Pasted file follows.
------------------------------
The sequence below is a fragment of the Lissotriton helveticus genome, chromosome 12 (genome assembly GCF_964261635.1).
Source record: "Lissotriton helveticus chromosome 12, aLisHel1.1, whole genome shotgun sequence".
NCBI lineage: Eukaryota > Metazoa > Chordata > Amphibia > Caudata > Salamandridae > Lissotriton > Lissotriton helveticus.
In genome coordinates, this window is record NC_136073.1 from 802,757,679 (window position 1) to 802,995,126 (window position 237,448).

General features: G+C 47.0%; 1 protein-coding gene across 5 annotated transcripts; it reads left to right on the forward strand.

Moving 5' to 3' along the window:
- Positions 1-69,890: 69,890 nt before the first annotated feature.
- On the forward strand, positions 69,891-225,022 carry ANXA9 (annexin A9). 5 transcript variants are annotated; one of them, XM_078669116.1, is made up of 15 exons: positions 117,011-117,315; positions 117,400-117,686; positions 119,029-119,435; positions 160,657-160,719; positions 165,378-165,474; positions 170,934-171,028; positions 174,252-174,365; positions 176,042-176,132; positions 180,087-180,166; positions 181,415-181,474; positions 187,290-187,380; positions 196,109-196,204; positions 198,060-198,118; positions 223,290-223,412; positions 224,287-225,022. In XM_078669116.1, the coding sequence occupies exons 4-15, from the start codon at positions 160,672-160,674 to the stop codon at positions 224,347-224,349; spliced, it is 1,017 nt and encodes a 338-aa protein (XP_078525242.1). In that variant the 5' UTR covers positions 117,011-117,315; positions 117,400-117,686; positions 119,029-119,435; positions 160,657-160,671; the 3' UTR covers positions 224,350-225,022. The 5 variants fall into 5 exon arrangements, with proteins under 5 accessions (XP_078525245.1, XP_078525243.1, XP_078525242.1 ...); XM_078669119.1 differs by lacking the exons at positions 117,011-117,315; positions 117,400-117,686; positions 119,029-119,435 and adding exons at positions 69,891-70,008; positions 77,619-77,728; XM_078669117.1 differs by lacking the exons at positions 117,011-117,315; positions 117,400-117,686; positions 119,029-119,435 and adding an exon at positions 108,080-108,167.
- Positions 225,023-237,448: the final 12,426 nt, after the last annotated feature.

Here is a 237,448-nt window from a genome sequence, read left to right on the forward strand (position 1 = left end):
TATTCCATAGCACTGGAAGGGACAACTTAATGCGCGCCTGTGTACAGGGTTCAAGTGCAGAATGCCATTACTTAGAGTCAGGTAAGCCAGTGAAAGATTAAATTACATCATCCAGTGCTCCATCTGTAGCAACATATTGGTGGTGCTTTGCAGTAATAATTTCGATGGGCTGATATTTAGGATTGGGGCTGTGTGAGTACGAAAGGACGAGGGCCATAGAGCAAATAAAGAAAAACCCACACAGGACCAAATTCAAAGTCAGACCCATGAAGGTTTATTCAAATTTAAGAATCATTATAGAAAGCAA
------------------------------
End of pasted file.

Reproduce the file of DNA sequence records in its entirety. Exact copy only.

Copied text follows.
The sequence below is a fragment of the Lissotriton helveticus genome, chromosome 12 (genome assembly GCF_964261635.1).
Source record: "Lissotriton helveticus chromosome 12, aLisHel1.1, whole genome shotgun sequence".
NCBI lineage: Eukaryota > Metazoa > Chordata > Amphibia > Caudata > Salamandridae > Lissotriton > Lissotriton helveticus.
In genome coordinates, this window is record NC_136073.1 from 802,757,679 (window position 1) to 802,995,126 (window position 237,448).

General features: G+C 47.0%; 1 protein-coding gene across 5 annotated transcripts; it reads left to right on the forward strand.

Moving 5' to 3' along the window:
- Positions 1-69,890: 69,890 nt before the first annotated feature.
- On the forward strand, positions 69,891-225,022 carry ANXA9 (annexin A9). 5 transcript variants are annotated; one of them, XM_078669116.1, is made up of 15 exons: positions 117,011-117,315; positions 117,400-117,686; positions 119,029-119,435; positions 160,657-160,719; positions 165,378-165,474; positions 170,934-171,028; positions 174,252-174,365; positions 176,042-176,132; positions 180,087-180,166; positions 181,415-181,474; positions 187,290-187,380; positions 196,109-196,204; positions 198,060-198,118; positions 223,290-223,412; positions 224,287-225,022. In XM_078669116.1, the coding sequence occupies exons 4-15, from the start codon at positions 160,672-160,674 to the stop codon at positions 224,347-224,349; spliced, it is 1,017 nt and encodes a 338-aa protein (XP_078525242.1). In that variant the 5' UTR covers positions 117,011-117,315; positions 117,400-117,686; positions 119,029-119,435; positions 160,657-160,671; the 3' UTR covers positions 224,350-225,022. The 5 variants fall into 5 exon arrangements, with proteins under 5 accessions (XP_078525245.1, XP_078525243.1, XP_078525242.1 ...); XM_078669119.1 differs by lacking the exons at positions 117,011-117,315; positions 117,400-117,686; positions 119,029-119,435 and adding exons at positions 69,891-70,008; positions 77,619-77,728; XM_078669117.1 differs by lacking the exons at positions 117,011-117,315; positions 117,400-117,686; positions 119,029-119,435 and adding an exon at positions 108,080-108,167.
- Positions 225,023-237,448: the final 12,426 nt, after the last annotated feature.

Here is a 237,448-nt window from a genome sequence, read left to right on the forward strand (position 1 = left end):
TATTCCATAGCACTGGAAGGGACAACTTAATGCGCGCCTGTGTACAGGGTTCAAGTGCAGAATGCCATTACTTAGAGTCAGGTAAGCCAGTGAAAGATTAAATTACATCATCCAGTGCTCCATCTGTAGCAACATATTGGTGGTGCTTTGCAGTAATAATTTCGATGGGCTGATATTTAGGATTGGGGCTGTGTGAGTACGAAAGGACGAGGGCCATAGAGCAAATAAAGAAAAACCCACACAGGACCAAATTCAAAGTCAGACCCATGAAGGTTTATTCAAATTTAAGAATCATTATAGAAAGCAA